Committee member William Garrity said he was "disappointed by some of the remarks and suggestions made to reduce the budget" and that only six councilors had personal meetings with district leaders.

"I want to address one of the things that shocked me the most about the suggested cuts: the additional secretary at Mercer," he said.

"It astonishes me that it took until COVID to get a secretary for Mercer and a locked building. With all the talk about school safety, we need to ensure the safety of our administrators at Mercer, which is why we need a secretary there, and it astonished me that the City Council feels like this position is not needed and Mercer can be less safe than our schools."

The $200,000 cut passed with President Peter White, Councilor at Large Alisa Costa, and Ward 4 Councilor James Conant in opposition.

"I think the City Council did its job and I'm proud of the job that we do," Ward 7 Councilor Rhonda Serre said.

"Nothing was ever meant to be a personal attack on any other person. I think that most department managers understand that and I would like to see the elected committees of the city work better together to acknowledge that we all have the same goal. We're all trying to do what our charge is in our piece of the legislative process and our piece was to analyze and review and that's what we did."

Costa fears cuts to the school budget could mean kids getting hurt.

For White, the $200,000 seemed "symbolic" and would not do much for the tax rate.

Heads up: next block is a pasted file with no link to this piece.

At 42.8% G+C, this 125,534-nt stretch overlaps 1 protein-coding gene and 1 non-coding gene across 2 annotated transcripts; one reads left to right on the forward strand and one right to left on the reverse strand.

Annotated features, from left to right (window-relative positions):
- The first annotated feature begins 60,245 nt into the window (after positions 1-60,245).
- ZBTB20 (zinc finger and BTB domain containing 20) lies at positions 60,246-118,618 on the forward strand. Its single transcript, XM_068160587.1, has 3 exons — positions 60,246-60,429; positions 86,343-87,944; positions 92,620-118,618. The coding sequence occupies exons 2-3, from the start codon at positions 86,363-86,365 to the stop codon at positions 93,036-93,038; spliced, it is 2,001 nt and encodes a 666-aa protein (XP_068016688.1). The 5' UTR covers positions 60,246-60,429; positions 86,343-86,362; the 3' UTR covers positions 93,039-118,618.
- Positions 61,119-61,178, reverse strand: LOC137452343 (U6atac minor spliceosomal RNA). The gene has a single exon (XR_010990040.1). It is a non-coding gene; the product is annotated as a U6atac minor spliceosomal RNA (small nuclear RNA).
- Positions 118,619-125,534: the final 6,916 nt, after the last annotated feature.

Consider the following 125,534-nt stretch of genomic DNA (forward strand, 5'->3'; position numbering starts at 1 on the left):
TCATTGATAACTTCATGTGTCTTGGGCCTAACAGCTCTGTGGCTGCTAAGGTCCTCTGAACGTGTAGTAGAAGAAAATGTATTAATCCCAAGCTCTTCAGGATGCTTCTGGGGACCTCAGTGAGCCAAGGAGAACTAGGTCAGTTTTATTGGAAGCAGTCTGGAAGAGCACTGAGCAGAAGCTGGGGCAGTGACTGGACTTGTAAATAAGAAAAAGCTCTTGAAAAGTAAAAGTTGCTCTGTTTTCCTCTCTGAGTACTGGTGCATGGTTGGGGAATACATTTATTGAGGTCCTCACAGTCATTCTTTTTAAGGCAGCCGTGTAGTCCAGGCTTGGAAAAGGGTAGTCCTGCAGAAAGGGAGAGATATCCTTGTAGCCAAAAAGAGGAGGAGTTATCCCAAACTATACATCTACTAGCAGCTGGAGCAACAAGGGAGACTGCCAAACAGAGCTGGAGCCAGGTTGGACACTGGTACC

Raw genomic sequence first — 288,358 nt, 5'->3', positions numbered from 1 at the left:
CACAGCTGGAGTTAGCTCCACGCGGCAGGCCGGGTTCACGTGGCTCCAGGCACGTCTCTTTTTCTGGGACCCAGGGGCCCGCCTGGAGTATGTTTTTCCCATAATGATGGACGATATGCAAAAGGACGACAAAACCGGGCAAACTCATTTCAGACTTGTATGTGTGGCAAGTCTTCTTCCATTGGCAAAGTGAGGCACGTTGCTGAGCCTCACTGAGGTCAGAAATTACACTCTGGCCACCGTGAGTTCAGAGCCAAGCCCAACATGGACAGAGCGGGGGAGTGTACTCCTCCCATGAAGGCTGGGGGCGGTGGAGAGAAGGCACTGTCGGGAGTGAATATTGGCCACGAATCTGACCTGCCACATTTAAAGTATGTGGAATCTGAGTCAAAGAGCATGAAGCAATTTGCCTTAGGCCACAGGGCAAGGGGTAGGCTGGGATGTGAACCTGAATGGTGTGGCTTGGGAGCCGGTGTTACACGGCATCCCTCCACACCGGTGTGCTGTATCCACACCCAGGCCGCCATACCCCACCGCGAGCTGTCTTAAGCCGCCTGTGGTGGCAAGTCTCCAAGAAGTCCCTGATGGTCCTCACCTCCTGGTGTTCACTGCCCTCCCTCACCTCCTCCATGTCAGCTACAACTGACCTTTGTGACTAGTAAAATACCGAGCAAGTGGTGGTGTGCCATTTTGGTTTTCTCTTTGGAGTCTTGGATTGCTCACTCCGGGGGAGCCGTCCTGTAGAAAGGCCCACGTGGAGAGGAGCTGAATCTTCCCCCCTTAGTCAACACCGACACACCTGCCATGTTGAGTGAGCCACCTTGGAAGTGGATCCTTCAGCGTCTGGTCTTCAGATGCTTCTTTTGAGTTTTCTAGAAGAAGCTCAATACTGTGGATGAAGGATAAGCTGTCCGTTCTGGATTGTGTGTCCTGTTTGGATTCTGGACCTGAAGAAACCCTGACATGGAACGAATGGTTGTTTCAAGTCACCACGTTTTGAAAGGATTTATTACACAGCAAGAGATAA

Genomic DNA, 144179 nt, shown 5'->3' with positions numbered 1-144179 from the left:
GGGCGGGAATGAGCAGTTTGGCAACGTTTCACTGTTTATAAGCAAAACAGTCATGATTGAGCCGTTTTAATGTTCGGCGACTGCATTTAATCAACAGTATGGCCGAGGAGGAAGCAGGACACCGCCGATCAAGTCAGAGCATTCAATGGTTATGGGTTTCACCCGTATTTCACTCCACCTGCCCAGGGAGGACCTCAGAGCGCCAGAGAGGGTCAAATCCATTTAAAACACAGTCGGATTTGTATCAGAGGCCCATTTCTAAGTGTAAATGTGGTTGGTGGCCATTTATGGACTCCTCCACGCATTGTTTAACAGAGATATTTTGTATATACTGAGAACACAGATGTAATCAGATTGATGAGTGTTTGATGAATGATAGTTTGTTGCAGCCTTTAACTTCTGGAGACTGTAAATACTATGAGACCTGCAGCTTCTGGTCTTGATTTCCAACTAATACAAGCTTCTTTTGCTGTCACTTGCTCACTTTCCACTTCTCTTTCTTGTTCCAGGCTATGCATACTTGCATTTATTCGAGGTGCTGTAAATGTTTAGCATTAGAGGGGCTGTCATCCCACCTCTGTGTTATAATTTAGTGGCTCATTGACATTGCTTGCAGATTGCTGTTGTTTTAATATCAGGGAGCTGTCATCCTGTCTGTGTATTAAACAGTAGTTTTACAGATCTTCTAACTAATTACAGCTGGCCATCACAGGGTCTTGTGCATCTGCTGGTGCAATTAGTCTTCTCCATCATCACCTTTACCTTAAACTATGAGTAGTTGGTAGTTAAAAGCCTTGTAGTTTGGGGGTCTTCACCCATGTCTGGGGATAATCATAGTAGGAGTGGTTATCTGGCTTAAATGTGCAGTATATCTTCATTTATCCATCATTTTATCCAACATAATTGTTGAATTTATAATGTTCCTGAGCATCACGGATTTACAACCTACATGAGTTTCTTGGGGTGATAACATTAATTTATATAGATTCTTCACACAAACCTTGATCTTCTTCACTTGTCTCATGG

"I'm hoping that we can work closer with the School Committee over the next years so we can let them know where we want to see changes happen so we can have as much of an effect as we can working together knowing that they have line item control," he said.

Lampiasi explained that she had not attended the meeting due to the recent birth of her child but watched it on Pittsfield Community Television and felt that her colleagues seemed to ask the right questions.

"And when I later reviewed the School Committee meeting I was also, I think disappointed is the right word, maybe a little taken aback by some of the comments that were made," she said.

Mayor Peter Marchetti was in the middle, understanding the frustrations and the council vote.

"This administration has tried on day one to be open and communicative and to achieve the goal of one Pittsfield and that's where it's at," he said.

"So I stand ready as I did day one when I submitted the budget to the City Council, to accept the wishes of the City Council and I will abide by the wishes of the City Council but I think it's important to state as the mayor I voted for the budget, I put the budget forward, and as we talked about all the reductions that we've all seen in made, I think it's true across the board."

The council will take a final vote to adopt the FY25 budget on June 11.


Tags: fiscal 2025,   pittsfield_budget,   

If you would like to contribute information on this article, contact us at info@iberkshires.com.

Pittsfield Little League 11s, 10s See Tourney Runs End

By Leland BarnesiBerkshires.com Sports
PITTSFIELD , Mass. — After a strong outing by pitcher Cam Ginnity, the Holden Little League 11-year-old All-Stars defeated Pittsfield, 15-1, to move on in the Section 1 tournament on Sunday at Deming Park
 
Each team went into the elimination game with a 1-1 record.
 
Holden’s offense sparked early in the game with a series of walks finished off by a two-RBI single by Cole Pare, and a run scored on a passed ball.
 
During the game Pittsfields Offense struggled heavily against Ginnity
 
He registered five total strikeouts as well as going the distance in the run-rule win.
 
“Cam [Ginnity] is one of our better pitchers, he also has a really good team of players behind him,” Holden coach Matt Gull said.
 
Offensively, Holden’s Evan Zaccaria went 2-for-2 with a double, single and a walk.
 
View Full Story

More Pittsfield Stories